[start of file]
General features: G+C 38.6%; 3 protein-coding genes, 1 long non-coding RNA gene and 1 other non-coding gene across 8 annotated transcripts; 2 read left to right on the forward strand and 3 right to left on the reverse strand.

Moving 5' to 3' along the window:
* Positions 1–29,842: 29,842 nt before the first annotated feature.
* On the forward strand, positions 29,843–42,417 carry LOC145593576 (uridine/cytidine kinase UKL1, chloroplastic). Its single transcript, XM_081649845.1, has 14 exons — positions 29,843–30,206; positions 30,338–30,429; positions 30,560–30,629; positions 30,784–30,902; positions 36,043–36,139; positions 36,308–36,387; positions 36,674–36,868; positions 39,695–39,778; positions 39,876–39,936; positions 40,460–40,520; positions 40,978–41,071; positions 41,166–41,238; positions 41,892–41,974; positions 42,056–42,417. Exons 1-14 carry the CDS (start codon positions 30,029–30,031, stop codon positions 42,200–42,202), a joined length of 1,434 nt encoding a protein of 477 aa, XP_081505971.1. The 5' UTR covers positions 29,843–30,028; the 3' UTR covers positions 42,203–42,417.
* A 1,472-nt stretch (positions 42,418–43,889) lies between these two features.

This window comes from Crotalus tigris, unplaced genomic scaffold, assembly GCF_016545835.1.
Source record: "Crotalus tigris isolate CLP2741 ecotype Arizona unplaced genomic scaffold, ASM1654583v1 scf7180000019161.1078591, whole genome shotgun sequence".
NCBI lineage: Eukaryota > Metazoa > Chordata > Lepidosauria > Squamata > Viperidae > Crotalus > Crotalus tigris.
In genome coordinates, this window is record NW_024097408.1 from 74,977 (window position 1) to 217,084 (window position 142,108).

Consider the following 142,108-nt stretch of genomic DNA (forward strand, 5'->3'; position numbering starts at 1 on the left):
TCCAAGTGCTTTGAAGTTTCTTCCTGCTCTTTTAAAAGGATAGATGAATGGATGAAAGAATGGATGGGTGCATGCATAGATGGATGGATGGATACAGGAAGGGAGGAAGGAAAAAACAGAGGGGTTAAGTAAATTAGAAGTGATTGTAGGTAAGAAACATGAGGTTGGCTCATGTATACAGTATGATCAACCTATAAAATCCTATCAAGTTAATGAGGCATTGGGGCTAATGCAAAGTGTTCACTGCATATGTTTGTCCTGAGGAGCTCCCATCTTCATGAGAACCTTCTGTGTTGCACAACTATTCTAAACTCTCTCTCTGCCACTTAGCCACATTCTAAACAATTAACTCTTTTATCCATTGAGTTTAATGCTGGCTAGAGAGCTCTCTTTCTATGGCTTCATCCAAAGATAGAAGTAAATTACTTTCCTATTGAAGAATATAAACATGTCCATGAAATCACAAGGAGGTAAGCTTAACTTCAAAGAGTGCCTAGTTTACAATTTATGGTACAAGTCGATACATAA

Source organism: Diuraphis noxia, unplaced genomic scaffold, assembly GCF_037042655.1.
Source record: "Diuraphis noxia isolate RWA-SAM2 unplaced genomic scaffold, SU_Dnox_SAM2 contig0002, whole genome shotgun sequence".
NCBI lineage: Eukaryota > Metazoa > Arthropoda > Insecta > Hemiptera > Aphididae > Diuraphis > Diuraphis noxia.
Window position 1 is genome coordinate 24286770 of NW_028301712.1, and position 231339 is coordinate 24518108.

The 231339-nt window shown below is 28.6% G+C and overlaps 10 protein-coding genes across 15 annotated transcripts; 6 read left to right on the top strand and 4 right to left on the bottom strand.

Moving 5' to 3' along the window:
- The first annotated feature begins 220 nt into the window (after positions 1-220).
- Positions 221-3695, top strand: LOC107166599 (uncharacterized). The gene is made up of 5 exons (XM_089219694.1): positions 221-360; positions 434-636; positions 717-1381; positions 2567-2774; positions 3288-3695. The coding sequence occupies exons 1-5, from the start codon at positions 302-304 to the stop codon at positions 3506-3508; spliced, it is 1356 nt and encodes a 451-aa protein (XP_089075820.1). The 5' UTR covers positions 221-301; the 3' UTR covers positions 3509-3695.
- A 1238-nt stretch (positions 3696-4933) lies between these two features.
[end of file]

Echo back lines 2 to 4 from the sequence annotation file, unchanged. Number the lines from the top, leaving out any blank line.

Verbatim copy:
Moving 5' to 3' along the window:
* Positions 1–29,842: 29,842 nt before the first annotated feature.
* On the forward strand, positions 29,843–42,417 carry LOC145593576 (uridine/cytidine kinase UKL1, chloroplastic). Its single transcript, XM_081649845.1, has 14 exons — positions 29,843–30,206; positions 30,338–30,429; positions 30,560–30,629; positions 30,784–30,902; positions 36,043–36,139; positions 36,308–36,387; positions 36,674–36,868; positions 39,695–39,778; positions 39,876–39,936; positions 40,460–40,520; positions 40,978–41,071; positions 41,166–41,238; positions 41,892–41,974; positions 42,056–42,417. Exons 1-14 carry the CDS (start codon positions 30,029–30,031, stop codon positions 42,200–42,202), a joined length of 1,434 nt encoding a protein of 477 aa, XP_081505971.1. The 5' UTR covers positions 29,843–30,028; the 3' UTR covers positions 42,203–42,417.